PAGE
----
• 46. Treatment Recommendations
    • Antibiotics should be initiated after all cultures and lab work is completed to ensure proper diagnosis.
    • All neonates will remain on IV antibiotics until blood/urine culture results
    • come back in approximately 2-3 days. Further therapy will depend on
    • lab work results and the neonate’s response to treatment.
    • * Every hospital/organization has an antibiotic protocol specific to their site.
    • Although antibiotic therapy is vital, it is just as important to continue the overall support of the neonate (i.e. respiratory & cardiac).
  • 47. Summary
    • Neonatal Sepsis is a severe infection in neonates that has the ability to cause death if not
    • recognized and treated appropriately. The primary causes of sepsis are pathogens, such
    • as Staphylococcus and Group Beta Strep [2&6]. These pathogens can enter a neonate’s
    • body during the prenatal, perinatal, and postnatal period [6]. Although pathogens are the
    • culprit in sepsis, neonates have factors that make them more susceptible to sepsis. One
    • of these factors is the immaturity of the neonate’s immune system [6]. The second factor
    • is related to a possible genetic predisposition that is caused by polymorphisms [3&14]. A
    • Neonate’s symptoms in sepsis are broad and vary [9]. This is due in part to the
    • metabolic and inflammatory processes that occur in neonatal sepsis. Because symptoms
    • are broad and not very concrete, it is of vital importance that the healthcare professional
    • notice even the most subtle changes in a neonate’s assessment. When sepsis is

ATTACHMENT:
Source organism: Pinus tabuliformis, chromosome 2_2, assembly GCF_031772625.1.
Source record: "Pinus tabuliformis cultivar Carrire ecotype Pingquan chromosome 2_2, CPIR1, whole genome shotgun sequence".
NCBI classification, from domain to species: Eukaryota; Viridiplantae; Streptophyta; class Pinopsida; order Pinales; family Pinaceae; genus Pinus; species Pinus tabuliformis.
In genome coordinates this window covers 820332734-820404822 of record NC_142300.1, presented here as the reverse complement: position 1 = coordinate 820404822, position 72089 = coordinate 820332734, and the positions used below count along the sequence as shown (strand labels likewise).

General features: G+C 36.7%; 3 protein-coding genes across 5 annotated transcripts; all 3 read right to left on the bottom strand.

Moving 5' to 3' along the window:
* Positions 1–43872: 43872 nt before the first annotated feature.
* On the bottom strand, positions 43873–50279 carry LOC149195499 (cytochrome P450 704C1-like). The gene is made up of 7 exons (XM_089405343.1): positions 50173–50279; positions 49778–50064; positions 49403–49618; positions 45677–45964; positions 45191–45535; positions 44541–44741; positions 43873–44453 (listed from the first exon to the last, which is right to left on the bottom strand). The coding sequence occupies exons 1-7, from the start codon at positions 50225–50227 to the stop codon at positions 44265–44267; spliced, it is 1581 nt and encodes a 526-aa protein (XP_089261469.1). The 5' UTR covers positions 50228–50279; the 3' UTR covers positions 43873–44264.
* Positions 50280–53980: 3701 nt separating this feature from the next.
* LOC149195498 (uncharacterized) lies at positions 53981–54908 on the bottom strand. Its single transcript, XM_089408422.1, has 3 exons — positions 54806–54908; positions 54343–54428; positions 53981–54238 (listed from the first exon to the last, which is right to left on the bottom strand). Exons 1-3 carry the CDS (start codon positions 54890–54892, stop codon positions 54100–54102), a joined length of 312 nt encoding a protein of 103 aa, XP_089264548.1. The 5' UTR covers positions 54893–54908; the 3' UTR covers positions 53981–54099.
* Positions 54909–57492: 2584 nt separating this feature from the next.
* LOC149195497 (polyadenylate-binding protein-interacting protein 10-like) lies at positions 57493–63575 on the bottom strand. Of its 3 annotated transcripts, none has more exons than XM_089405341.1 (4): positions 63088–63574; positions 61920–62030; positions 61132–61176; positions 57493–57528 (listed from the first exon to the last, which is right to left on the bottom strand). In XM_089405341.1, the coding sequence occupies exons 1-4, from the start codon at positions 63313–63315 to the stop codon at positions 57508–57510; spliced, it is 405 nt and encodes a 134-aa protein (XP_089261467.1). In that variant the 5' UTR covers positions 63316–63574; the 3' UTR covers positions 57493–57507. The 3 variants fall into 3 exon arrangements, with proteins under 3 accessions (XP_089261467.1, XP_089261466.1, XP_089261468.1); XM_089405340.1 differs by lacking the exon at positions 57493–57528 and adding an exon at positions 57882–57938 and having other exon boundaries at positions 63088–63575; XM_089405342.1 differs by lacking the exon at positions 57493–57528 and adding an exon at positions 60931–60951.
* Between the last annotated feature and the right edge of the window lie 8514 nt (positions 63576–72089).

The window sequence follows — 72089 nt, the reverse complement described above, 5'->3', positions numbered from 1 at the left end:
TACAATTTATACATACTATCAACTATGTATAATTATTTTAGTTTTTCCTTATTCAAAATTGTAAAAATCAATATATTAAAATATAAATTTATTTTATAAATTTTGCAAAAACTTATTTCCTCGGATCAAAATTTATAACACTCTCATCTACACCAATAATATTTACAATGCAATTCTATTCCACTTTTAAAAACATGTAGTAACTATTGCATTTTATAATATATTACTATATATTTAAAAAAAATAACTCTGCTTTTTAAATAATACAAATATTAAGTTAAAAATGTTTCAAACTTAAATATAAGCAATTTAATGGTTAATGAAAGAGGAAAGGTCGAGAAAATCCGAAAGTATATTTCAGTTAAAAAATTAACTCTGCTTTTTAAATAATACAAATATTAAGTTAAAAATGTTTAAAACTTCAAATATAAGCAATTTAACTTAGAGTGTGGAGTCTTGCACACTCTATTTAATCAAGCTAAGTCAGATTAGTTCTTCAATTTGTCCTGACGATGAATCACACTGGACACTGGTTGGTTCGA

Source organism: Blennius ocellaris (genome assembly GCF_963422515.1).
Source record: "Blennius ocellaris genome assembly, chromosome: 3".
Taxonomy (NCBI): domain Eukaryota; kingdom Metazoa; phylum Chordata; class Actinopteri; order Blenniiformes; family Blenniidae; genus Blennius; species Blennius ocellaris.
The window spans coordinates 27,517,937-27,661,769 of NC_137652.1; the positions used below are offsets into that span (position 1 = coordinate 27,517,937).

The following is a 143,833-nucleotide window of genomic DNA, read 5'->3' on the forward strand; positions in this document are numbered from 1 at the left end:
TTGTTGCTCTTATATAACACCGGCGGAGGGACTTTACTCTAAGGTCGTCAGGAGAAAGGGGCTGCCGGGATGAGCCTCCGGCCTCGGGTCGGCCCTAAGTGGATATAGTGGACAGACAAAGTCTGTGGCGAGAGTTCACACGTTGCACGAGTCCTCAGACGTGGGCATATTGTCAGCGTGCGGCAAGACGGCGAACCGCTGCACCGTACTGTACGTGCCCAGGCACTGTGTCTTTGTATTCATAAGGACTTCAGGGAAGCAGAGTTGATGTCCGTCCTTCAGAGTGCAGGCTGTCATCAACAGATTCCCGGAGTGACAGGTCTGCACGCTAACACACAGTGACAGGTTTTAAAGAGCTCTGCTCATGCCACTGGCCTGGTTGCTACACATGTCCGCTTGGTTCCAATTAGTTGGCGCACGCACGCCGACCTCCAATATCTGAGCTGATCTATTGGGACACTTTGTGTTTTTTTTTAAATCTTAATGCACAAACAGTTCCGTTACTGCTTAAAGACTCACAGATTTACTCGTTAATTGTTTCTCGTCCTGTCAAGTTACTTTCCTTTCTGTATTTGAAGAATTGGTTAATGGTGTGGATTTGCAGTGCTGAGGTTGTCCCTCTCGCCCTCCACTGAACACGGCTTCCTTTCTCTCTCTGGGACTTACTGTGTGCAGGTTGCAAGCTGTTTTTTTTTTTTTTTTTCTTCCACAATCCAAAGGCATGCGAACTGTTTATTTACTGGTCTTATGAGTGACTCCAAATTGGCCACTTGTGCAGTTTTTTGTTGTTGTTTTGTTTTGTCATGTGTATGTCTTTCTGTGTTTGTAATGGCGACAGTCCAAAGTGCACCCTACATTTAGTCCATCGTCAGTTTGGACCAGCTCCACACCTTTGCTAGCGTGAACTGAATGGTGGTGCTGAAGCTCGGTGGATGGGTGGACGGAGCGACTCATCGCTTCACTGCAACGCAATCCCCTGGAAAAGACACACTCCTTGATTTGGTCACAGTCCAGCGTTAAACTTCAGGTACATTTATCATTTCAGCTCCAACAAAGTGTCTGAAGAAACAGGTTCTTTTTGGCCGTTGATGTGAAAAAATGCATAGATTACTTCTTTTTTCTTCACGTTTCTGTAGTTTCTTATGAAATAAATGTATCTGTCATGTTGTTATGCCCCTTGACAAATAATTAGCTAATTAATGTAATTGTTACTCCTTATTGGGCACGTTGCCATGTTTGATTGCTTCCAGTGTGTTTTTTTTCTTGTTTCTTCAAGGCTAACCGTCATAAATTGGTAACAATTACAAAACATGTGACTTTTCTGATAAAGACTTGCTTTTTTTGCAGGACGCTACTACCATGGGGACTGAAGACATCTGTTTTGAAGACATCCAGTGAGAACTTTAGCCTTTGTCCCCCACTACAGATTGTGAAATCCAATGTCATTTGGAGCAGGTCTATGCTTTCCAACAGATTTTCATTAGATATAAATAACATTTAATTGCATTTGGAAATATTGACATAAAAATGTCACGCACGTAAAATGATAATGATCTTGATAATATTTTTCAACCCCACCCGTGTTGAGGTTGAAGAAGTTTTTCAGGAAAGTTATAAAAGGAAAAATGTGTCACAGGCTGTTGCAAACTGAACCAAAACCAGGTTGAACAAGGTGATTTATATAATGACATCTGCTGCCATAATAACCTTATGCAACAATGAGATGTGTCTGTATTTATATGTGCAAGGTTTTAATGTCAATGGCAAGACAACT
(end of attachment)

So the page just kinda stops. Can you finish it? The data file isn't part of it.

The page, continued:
• suspected a neonate will undergo a septic work up [2], which includes lab work and x-
    • rays. After lab work is completed intravenous antibiotics are initiated immediately and will
    • continue until lab work demonstrates no infection and the neonate shows no further
    • symptoms.
  • 48.
    • I hope you have enjoyed your experience and have learned some new information about neonatal sepsis.
    • Contact Information:
  • 49. References
    • 1. Amaxa Biosystems. (n.d.). “Mission #3: Transfect human monocytes” . [Online image]. Retrieved March 22, 2006 from www.amaxa.com/mission3.html
    • 2. Bellig, L.L. & Ohning, B.L. (2004). Neonatal Sepsis . Retrieved February 8, 2006, from emedicine:http://wwwemedicine.com/ped/topic2630.htm
    • 3. Dahmer, M.K., Randolph, A., Vitali, S., & Quasney, M.W. (2005). Genetic polymorphisms in sepsis. Pediatric Critical Care Medicine, 6 (3), 61-73. Retrieved February 23, 2006 from PubMed database.
    • 4. Farlex Inc. (n.d.). The Free Dictionary . Retrieved March 30, 2006, from www.thefreedictionary.com
    • 5. LaRosa, S.P. (2002). Sepsis . Retrieved February 14,2006, from The Cleveland ClinicWebsite: http://www.clevelandclinicmeded.com/diseasemanagement/infectiousdisease/sepsis.htm
    • 6. McKenney, W.M. (2001). Neonatal nursing: Understanding the neonatal immune system: High risk for infection. Crtitical Care Nurse, 21 (6), 35-58. Retrieved February 14, 2006, from ProQuest database.
    • 7. Microsoft Corp. (2006). Microsoft Clip Art . Retrieved March 30, 2006, from www.microsoftclipart.com
    • 8. Mrozek, J.D., Georgieff, M.K., Blazer, B.R., Mammel, M.C., & Schwarzenburg, S.J. (2000). Effect of sepsis syndrome on neonatal protein and energy metabolism. [Electronic version] Journal of Perinatology, 2 , 96-100.
  • 50. References
    • 9. Neonatal Handbook:Sepsis . (n.d.). Retrieved February 14, 2006, from
    • http://www.netsvic.org.au/nets/handbook/index.cfm?doc_id=898
    • 10. Oostdyk, R. (2005). “Neutrophil”. [Online image]. Retrieved April 20, 2006, from
    • http://en.wikipedia.org/wiki/Image:Segmented_neutrophils.jpg
    • 11. Orr, P.A., Case, K.O., & Stevenson, J.J. (2002). Metabolic response and parenteral nutrition in trauma sepsis and burns. Journal of Infusion Nursing, 25 (1), 45-53. Retrieved March 7, 2006 from Ovid database.
    • 12. Sharma, S. & Mink, S. (2004). Septic shock . Retrieved February 14, 2006, from emedicine: http://www.emedicine.com/MED/topic2101.htm
    • 13. St. Elizabeth Hospital. (n.d.). “The newborn center at St. Elizabeth’s”. [Online image]. Retrieved March 22, 2006 from www.steliz.org/newborn_center.htm
    • 14. Villar, J., Maca-Meyer, N., Perez-Mendez, L., & Flores, C. (2204). Bench to bedside review: Understanding genetic predisposition to sepsis. Critical Care, 8 (3), 180-189. Retrieved February 23, 2006, from PubMed database.